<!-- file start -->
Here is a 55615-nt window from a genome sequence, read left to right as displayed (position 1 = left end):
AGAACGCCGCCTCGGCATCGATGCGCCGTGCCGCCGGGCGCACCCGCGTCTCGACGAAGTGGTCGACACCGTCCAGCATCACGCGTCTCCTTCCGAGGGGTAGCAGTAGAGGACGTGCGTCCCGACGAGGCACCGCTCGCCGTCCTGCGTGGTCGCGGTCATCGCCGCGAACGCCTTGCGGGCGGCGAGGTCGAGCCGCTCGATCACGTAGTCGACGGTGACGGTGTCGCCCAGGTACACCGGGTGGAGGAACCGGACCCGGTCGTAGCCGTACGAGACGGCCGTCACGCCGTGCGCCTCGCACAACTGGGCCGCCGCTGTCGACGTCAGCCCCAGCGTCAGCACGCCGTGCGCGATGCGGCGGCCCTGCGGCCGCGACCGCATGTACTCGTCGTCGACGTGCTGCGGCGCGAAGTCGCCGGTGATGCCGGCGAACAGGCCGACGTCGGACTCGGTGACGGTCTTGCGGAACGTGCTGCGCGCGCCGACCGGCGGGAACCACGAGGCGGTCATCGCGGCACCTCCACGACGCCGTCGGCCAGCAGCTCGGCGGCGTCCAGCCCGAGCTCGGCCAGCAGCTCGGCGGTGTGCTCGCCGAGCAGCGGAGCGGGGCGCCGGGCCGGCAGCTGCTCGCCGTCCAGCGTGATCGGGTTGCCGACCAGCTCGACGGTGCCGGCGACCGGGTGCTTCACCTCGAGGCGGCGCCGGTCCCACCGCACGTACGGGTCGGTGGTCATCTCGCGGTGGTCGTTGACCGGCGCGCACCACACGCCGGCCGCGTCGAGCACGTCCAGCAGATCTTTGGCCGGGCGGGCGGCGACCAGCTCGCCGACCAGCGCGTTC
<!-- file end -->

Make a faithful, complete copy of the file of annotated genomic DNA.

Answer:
Here is a 55615-nt window from a genome sequence, read left to right as displayed (position 1 = left end):
AGAACGCCGCCTCGGCATCGATGCGCCGTGCCGCCGGGCGCACCCGCGTCTCGACGAAGTGGTCGACACCGTCCAGCATCACGCGTCTCCTTCCGAGGGGTAGCAGTAGAGGACGTGCGTCCCGACGAGGCACCGCTCGCCGTCCTGCGTGGTCGCGGTCATCGCCGCGAACGCCTTGCGGGCGGCGAGGTCGAGCCGCTCGATCACGTAGTCGACGGTGACGGTGTCGCCCAGGTACACCGGGTGGAGGAACCGGACCCGGTCGTAGCCGTACGAGACGGCCGTCACGCCGTGCGCCTCGCACAACTGGGCCGCCGCTGTCGACGTCAGCCCCAGCGTCAGCACGCCGTGCGCGATGCGGCGGCCCTGCGGCCGCGACCGCATGTACTCGTCGTCGACGTGCTGCGGCGCGAAGTCGCCGGTGATGCCGGCGAACAGGCCGACGTCGGACTCGGTGACGGTCTTGCGGAACGTGCTGCGCGCGCCGACCGGCGGGAACCACGAGGCGGTCATCGCGGCACCTCCACGACGCCGTCGGCCAGCAGCTCGGCGGCGTCCAGCCCGAGCTCGGCCAGCAGCTCGGCGGTGTGCTCGCCGAGCAGCGGAGCGGGGCGCCGGGCCGGCAGCTGCTCGCCGTCCAGCGTGATCGGGTTGCCGACCAGCTCGACGGTGCCGGCGACCGGGTGCTTCACCTCGAGGCGGCGCCGGTCCCACCGCACGTACGGGTCGGTGGTCATCTCGCGGTGGTCGTTGACCGGCGCGCACCACACGCCGGCCGCGTCGAGCACGTCCAGCAGATCTTTGGCCGGGCGGGCGGCGACCAGCTCGCCGACCAGCGCGTTC